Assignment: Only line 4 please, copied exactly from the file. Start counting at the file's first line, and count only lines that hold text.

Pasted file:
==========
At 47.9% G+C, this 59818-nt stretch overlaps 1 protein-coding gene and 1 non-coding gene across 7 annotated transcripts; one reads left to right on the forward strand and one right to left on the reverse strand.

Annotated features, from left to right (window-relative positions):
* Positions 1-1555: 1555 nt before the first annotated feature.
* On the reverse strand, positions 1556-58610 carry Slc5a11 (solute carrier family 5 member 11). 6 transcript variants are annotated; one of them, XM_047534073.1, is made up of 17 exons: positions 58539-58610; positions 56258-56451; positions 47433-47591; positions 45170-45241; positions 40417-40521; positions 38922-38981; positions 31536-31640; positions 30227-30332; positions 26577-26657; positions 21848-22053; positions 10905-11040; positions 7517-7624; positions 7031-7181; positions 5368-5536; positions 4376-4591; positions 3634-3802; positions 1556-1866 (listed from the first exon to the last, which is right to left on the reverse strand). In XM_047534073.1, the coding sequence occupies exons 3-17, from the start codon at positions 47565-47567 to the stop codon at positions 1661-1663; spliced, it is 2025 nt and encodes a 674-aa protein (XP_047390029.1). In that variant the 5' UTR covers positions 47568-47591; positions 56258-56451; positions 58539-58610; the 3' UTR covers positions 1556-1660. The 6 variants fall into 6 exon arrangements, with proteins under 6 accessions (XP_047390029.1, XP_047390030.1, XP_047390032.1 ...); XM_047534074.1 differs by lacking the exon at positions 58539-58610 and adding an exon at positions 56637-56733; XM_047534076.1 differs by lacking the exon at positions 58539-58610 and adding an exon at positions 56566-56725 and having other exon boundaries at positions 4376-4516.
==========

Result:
* On the reverse strand, positions 1556-58610 carry Slc5a11 (solute carrier family 5 member 11). 6 transcript variants are annotated; one of them, XM_047534073.1, is made up of 17 exons: positions 58539-58610; positions 56258-56451; positions 47433-47591; positions 45170-45241; positions 40417-40521; positions 38922-38981; positions 31536-31640; positions 30227-30332; positions 26577-26657; positions 21848-22053; positions 10905-11040; positions 7517-7624; positions 7031-7181; positions 5368-5536; positions 4376-4591; positions 3634-3802; positions 1556-1866 (listed from the first exon to the last, which is right to left on the reverse strand). In XM_047534073.1, the coding sequence occupies exons 3-17, from the start codon at positions 47565-47567 to the stop codon at positions 1661-1663; spliced, it is 2025 nt and encodes a 674-aa protein (XP_047390029.1). In that variant the 5' UTR covers positions 47568-47591; positions 56258-56451; positions 58539-58610; the 3' UTR covers positions 1556-1660. The 6 variants fall into 6 exon arrangements, with proteins under 6 accessions (XP_047390029.1, XP_047390030.1, XP_047390032.1 ...); XM_047534074.1 differs by lacking the exon at positions 58539-58610 and adding an exon at positions 56637-56733; XM_047534076.1 differs by lacking the exon at positions 58539-58610 and adding an exon at positions 56566-56725 and having other exon boundaries at positions 4376-4516.